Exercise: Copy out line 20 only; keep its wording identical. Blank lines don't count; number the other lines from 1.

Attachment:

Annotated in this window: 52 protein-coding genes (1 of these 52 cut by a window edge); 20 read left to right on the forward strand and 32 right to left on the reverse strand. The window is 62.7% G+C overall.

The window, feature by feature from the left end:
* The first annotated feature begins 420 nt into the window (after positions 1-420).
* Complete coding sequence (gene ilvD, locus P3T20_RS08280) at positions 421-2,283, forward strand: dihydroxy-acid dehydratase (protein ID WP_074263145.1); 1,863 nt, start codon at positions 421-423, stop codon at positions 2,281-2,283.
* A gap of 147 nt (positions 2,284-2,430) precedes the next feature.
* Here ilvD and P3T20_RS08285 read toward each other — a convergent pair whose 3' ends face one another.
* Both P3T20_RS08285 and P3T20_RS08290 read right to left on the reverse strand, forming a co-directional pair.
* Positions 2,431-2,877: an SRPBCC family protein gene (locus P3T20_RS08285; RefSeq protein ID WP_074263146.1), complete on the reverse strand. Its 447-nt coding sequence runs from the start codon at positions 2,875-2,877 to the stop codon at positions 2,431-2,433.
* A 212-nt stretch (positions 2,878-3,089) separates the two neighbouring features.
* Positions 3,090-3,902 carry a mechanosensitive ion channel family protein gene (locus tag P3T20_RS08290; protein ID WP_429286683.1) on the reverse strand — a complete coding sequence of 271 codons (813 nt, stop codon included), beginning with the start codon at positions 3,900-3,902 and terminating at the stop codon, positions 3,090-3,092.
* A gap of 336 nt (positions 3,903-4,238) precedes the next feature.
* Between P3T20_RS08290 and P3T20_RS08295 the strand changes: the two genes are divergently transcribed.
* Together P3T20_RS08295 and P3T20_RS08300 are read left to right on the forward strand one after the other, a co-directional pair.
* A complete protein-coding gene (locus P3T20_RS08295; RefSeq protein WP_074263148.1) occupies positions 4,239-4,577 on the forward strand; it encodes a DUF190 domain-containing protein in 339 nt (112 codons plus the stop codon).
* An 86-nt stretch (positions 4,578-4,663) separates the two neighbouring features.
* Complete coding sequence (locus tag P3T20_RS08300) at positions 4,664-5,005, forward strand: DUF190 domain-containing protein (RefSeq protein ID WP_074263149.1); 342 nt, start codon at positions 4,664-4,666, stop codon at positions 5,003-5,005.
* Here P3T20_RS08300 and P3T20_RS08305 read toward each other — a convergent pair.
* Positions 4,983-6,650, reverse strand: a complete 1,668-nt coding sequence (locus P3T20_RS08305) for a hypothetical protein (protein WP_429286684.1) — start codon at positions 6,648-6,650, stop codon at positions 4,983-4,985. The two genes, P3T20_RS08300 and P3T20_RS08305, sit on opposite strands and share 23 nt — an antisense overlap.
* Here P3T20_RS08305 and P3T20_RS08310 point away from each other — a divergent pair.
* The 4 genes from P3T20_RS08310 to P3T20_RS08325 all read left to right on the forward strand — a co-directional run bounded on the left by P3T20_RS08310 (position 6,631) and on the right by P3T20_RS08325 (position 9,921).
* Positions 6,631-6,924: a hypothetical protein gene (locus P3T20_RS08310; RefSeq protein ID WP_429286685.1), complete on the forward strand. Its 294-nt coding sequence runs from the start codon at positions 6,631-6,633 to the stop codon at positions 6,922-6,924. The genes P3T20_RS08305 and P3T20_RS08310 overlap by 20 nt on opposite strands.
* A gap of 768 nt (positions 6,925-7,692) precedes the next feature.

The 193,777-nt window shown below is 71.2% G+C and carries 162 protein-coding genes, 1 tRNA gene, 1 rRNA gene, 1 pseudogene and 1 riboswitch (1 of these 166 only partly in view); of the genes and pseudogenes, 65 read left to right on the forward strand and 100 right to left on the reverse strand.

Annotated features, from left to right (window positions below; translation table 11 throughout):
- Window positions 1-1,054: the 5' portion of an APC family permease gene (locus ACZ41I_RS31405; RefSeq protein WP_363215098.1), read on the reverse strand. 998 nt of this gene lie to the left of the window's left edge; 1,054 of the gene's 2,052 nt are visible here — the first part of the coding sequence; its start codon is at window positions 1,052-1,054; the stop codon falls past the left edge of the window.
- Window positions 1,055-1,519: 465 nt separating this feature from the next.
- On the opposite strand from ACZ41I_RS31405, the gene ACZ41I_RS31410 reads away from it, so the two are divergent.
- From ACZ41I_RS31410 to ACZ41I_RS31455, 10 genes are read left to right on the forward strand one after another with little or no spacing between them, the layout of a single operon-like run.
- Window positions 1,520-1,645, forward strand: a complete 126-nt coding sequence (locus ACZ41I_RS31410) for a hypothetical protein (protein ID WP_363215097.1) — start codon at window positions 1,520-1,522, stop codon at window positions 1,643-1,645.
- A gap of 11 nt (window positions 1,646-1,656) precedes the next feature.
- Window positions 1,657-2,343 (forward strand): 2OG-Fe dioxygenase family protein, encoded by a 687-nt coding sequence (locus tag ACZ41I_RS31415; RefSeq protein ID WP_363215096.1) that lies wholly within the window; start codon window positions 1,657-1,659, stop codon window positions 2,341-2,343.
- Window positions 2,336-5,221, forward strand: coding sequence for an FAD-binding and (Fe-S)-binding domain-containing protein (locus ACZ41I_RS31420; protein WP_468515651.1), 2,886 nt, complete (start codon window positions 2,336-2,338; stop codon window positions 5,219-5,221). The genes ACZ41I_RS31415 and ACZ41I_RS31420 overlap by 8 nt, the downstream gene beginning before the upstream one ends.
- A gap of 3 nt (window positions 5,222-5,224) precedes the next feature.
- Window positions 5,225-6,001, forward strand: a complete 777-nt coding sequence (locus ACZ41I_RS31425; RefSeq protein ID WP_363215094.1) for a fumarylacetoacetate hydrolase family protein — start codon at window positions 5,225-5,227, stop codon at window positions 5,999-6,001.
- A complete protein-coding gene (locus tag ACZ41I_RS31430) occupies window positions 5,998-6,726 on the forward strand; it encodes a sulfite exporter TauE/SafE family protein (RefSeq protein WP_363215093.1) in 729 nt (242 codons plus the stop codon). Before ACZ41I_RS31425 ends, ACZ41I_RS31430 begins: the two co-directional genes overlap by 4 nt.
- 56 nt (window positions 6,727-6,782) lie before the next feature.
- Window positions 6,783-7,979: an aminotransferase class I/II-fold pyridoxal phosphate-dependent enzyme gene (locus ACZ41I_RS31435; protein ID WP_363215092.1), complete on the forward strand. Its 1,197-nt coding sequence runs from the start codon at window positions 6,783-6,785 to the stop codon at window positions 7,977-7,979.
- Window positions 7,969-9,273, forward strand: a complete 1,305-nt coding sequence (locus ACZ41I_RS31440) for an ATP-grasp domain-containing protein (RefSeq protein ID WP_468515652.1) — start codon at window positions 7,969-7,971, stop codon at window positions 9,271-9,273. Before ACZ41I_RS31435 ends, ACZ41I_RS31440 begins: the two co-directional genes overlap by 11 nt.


* The 4 genes from P3T20_RS08310 to P3T20_RS08325 all read left to right on the forward strand — a co-directional run bounded on the left by P3T20_RS08310 (position 6,631) and on the right by P3T20_RS08325 (position 9,921).